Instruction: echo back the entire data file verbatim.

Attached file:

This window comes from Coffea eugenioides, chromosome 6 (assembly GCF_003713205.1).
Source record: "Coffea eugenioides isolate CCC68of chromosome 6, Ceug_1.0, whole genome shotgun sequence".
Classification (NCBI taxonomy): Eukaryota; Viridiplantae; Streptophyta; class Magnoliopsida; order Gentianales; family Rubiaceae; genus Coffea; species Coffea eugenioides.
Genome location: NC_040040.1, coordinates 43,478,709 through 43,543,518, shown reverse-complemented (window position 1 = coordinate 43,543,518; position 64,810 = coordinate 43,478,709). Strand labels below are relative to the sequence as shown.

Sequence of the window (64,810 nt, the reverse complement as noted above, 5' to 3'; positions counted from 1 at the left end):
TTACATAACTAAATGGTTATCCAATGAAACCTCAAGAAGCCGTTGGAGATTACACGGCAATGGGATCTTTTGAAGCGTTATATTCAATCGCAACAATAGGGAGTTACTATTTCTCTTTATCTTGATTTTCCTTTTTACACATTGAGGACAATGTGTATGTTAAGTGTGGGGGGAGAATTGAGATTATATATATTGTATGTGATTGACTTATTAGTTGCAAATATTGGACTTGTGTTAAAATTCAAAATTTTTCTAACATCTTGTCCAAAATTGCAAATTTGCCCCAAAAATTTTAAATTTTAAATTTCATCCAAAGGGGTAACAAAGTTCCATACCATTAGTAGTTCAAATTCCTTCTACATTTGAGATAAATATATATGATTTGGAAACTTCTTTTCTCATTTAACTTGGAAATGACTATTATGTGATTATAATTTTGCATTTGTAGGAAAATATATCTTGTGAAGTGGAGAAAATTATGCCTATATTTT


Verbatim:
This window comes from Coffea eugenioides, chromosome 6 (assembly GCF_003713205.1).
Source record: "Coffea eugenioides isolate CCC68of chromosome 6, Ceug_1.0, whole genome shotgun sequence".
Classification (NCBI taxonomy): Eukaryota; Viridiplantae; Streptophyta; class Magnoliopsida; order Gentianales; family Rubiaceae; genus Coffea; species Coffea eugenioides.
Genome location: NC_040040.1, coordinates 43,478,709 through 43,543,518, shown reverse-complemented (window position 1 = coordinate 43,543,518; position 64,810 = coordinate 43,478,709). Strand labels below are relative to the sequence as shown.

Sequence of the window (64,810 nt, the reverse complement as noted above, 5' to 3'; positions counted from 1 at the left end):
TTACATAACTAAATGGTTATCCAATGAAACCTCAAGAAGCCGTTGGAGATTACACGGCAATGGGATCTTTTGAAGCGTTATATTCAATCGCAACAATAGGGAGTTACTATTTCTCTTTATCTTGATTTTCCTTTTTACACATTGAGGACAATGTGTATGTTAAGTGTGGGGGGAGAATTGAGATTATATATATTGTATGTGATTGACTTATTAGTTGCAAATATTGGACTTGTGTTAAAATTCAAAATTTTTCTAACATCTTGTCCAAAATTGCAAATTTGCCCCAAAAATTTTAAATTTTAAATTTCATCCAAAGGGGTAACAAAGTTCCATACCATTAGTAGTTCAAATTCCTTCTACATTTGAGATAAATATATATGATTTGGAAACTTCTTTTCTCATTTAACTTGGAAATGACTATTATGTGATTATAATTTTGCATTTGTAGGAAAATATATCTTGTGAAGTGGAGAAAATTATGCCTATATTTT